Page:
Inversion results when a broken segment is inserted in reverse order.

Reciprocal translocation results when nonhomologous chromosomes exchange segments.

Reciprocal translocation results when nonhomologous chromosomes exchange segments.

12.18 Chromosomal Mutations Chromosomes may break during replication, and parts of chromosomes may then rejoin incorrectly.

12.18 Chromosomal Mutations Chromosomes may break during replication, and parts of chromosomes may then rejoin incorrectly.

ment of DNA (it would have a deletion), and the other would have two copies (a duplication) of the segment that was deleted from the first.

► Inversions also result from breaking and rejoining. A segment of DNA may be removed and reinserted into the same location in the chromosome, but "flipped" end over end so that it runs in the opposite direction (Figure 12.18c). If the break site for an inversion includes part of a DNA segment that codes for a protein, the resulting protein will be drastically altered and almost certainly nonfunctional.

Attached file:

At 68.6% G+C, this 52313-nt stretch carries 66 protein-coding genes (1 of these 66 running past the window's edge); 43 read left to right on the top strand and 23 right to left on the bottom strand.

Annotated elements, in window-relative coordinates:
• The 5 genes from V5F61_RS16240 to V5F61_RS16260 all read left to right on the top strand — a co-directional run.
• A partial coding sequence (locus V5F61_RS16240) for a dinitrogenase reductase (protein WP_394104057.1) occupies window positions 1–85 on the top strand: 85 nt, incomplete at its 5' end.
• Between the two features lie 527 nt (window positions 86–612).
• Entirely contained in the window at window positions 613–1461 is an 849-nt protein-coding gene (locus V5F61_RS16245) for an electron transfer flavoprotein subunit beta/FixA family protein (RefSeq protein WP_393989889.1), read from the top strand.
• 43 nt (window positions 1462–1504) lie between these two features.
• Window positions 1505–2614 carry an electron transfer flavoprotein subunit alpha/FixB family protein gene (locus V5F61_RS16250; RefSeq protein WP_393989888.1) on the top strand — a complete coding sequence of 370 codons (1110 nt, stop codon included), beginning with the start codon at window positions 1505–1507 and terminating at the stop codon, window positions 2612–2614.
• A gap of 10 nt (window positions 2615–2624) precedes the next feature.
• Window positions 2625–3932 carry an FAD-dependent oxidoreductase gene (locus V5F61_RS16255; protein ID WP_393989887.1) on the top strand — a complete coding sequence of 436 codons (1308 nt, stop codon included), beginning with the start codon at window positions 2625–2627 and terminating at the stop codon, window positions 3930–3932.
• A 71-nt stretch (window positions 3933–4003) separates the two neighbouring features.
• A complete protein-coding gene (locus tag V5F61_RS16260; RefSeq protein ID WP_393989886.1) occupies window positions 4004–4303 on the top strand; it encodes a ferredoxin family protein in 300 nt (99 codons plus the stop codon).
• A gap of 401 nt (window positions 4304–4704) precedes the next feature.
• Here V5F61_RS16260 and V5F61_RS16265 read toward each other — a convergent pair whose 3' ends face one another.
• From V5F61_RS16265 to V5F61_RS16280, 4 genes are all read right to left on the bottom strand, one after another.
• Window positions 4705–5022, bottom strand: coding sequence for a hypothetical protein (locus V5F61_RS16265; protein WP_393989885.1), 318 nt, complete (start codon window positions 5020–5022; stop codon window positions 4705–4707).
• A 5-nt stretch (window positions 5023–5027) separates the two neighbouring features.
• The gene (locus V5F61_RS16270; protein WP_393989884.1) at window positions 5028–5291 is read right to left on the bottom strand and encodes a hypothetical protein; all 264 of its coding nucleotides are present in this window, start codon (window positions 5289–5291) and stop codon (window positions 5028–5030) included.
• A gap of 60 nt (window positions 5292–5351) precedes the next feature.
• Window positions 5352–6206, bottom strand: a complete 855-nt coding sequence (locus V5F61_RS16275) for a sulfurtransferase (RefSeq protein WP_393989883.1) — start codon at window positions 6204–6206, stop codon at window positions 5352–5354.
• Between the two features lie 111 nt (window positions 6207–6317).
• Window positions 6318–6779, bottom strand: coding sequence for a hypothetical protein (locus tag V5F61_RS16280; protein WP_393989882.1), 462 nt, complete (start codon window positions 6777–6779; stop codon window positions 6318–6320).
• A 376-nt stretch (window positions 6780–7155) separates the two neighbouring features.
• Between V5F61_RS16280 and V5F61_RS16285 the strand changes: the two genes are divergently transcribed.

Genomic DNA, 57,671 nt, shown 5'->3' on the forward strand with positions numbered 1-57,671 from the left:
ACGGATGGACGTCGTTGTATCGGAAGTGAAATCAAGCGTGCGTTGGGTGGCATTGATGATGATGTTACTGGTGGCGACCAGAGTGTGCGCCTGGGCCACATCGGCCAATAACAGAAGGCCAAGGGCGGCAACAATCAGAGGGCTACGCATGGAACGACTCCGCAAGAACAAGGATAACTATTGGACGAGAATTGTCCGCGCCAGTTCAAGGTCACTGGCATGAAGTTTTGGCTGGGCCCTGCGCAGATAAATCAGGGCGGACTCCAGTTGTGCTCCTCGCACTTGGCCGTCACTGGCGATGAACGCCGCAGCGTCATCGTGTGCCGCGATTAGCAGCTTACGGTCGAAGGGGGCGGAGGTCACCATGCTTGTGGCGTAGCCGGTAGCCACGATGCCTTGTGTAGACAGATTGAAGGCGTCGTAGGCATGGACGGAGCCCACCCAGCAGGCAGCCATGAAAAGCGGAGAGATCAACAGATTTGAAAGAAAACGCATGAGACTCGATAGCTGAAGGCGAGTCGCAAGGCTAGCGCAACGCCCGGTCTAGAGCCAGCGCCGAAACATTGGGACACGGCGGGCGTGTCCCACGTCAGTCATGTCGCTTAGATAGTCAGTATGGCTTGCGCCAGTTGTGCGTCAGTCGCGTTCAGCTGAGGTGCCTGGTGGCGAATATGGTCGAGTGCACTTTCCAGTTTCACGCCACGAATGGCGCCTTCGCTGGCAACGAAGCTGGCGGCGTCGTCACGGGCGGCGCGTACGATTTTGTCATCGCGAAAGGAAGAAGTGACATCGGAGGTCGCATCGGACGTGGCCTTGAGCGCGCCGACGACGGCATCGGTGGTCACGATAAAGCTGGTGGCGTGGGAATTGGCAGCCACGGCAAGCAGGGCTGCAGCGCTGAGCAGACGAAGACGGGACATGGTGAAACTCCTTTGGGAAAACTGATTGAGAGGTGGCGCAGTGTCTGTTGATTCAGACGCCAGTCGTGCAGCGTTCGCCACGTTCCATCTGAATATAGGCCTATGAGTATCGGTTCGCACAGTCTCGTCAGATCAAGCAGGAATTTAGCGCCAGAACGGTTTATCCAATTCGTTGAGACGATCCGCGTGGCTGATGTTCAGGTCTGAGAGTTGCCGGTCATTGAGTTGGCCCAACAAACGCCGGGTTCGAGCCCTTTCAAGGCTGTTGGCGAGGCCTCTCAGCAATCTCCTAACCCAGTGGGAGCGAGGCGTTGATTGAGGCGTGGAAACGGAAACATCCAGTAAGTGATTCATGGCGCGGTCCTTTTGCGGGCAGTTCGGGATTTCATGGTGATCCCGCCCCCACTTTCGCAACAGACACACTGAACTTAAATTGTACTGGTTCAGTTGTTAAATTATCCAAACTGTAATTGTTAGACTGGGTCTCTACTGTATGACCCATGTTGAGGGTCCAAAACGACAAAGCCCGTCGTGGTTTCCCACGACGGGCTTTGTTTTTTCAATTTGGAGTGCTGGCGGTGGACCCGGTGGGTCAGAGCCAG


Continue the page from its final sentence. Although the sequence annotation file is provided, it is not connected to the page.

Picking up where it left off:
► Translocations result when a segment of DNA breaks off, moves from its chromosome, and is inserted into a different chromosome. Translocations may be reciprocal, as in Figure 12.18d, or nonreciprocal, as the mutation involving duplication and deletion in Figure 12.18b illustrates. Translocations often lead to duplications and deletions, and may result in sterility if normal chromosome pairing in meiosis cannot occur.

Mutations can be spontaneous or induced

It is useful to distinguish two types of mutations in terms of their causes. Spontaneous mutations are permanent changes in the genome that occur without any outside influence. In other words, they occur simply because the machinery of the cell is imperfect. Induced mutations occur when some agent outside the cell—a mutagen—causes a permanent change in DNA.

Spontaneous mutations may occur by several mechanisms: